So what can we do instead?

You can throw in a bit of micro-listening (Field, 2008). This is likely to make students think about what’s coming up, or even why you chose that particular tiny clip. You do it by faffing about with the start and end bits of the YouTube clip. See below where it says iframe then the link address? Well at the end of the link is a ?start=16&end=17. This means the clip starts at 16 seconds and ends at 17 seconds. You can also mess with this in Moodle. You can even do this directly in your browser.

<iframe src="" width="560" height="315" frameborder="0" allowfullscreen="allowfullscreen"></iframe>

Then what?

Well, what do you want your students to be able to do? Do you know whether they can’t?

With TED talks, I often have students to take lecture notes and summarize. The notetaking method is basically that I have detailed here, but I check notes in class. If I am teaching online, I suppose I can only have students show me notes in breakout rooms or send me photos and I can give feedback. This is going to be a challenge, I think, but you do what you can, don’t you.


I do actually do post listening tasks. I try to get students to react to what they just listened to. Sometimes this is not very expansive because listening is a bit tiring due to the amount of attention involved.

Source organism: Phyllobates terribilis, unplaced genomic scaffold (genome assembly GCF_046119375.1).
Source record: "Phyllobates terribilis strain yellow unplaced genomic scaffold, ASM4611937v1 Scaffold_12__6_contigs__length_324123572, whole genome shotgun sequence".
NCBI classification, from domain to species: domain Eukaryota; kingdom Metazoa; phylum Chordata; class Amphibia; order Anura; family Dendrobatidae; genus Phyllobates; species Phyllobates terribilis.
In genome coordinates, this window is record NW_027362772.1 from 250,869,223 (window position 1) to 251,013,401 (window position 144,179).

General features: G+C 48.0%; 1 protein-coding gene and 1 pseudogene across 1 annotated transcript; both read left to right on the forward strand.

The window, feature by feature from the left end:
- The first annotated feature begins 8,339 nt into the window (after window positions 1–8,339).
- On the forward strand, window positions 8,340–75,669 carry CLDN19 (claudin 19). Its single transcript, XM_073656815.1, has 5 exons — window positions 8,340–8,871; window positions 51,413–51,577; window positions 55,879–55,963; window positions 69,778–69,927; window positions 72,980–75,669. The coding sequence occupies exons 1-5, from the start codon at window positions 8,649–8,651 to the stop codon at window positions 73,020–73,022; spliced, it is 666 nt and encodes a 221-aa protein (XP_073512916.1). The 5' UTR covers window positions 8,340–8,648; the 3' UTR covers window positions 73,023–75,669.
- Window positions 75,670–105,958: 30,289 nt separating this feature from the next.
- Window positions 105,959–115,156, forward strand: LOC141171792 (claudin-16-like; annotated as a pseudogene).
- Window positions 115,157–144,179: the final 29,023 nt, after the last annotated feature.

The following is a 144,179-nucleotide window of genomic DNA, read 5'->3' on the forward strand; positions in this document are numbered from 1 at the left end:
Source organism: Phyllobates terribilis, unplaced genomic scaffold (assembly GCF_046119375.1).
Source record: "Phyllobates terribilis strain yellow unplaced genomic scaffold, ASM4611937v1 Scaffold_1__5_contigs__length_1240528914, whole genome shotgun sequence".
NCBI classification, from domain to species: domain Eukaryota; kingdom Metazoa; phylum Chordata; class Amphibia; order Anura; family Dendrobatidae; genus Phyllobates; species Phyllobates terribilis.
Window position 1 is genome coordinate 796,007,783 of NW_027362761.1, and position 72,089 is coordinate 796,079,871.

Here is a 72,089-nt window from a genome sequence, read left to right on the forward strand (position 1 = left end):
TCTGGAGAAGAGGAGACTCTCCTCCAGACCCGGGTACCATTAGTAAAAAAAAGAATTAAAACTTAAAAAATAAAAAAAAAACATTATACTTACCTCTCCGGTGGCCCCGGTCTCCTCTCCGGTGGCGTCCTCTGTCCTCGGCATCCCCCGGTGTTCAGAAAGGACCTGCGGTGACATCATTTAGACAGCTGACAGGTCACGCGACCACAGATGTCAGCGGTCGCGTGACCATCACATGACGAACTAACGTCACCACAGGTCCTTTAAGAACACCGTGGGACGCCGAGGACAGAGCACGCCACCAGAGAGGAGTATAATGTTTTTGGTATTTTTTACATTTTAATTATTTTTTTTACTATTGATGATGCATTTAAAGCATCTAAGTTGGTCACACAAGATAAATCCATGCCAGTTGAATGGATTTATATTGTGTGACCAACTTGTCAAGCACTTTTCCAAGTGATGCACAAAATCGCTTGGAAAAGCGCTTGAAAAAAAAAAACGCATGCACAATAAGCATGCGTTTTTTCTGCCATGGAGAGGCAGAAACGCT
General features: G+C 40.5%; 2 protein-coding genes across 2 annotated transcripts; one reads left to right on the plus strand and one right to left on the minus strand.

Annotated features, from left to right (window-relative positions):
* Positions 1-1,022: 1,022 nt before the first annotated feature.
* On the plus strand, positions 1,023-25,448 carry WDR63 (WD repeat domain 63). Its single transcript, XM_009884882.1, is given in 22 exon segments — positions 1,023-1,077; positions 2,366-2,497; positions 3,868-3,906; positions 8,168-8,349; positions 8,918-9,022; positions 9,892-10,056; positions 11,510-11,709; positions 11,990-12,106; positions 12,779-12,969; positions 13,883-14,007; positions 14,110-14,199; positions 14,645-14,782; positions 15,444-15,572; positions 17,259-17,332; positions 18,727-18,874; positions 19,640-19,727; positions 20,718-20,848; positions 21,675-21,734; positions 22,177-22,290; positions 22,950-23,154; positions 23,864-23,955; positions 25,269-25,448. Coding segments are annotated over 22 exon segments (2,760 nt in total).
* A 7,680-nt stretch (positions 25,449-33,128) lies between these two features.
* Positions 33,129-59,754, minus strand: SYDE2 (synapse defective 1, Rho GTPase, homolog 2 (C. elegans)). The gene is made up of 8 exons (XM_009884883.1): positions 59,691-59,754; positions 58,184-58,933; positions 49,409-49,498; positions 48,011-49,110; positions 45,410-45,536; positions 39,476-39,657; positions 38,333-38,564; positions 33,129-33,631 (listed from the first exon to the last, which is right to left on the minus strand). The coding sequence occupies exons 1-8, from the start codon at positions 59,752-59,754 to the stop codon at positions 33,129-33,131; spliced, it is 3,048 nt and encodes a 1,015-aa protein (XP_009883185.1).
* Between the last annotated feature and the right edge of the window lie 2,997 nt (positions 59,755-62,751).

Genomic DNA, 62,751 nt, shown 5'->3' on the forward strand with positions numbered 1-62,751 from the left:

I also always have students reflect on what was problematic/difficult in the listening and why. I try to find that part in the listening text. If it’s a YouTube video I open the transcript and search for the key word, which usually helps; if it’s a different text with a handwritten transcript, it’s longer; if it’s a video from a popular paid streaming site, which I would never recommend you use because of legal issues, you would just have to skip and estimate). You can then give feedback about how you would go about getting that bit of listening (or even whether the effort is worth the payoff).

Hopefully this is helpful. If there is anything you disagree with, leave a comment. If you have questions, leave a comment. May the odds of your students decoding listening texts forever be in your favour!


Reflections on Extensive Listening Homework

I have been teaching an elective intermediate Authentic Listening class for two years at one of the universities I work at. During that time, I have had my students submit extensive listening journals as part of outside class study (something institution-wide). This is a place I am going to put down a few ideas about what has been more and less successful over the last 4 semesters.

Problematising listening

In setting the listening journal homework, I had my students log what problems they had with the authentic texts they were listening to. This allowed me to see whether there were problems with decoding, using top-down strategies, dealing with allophones/phonemic variation and more.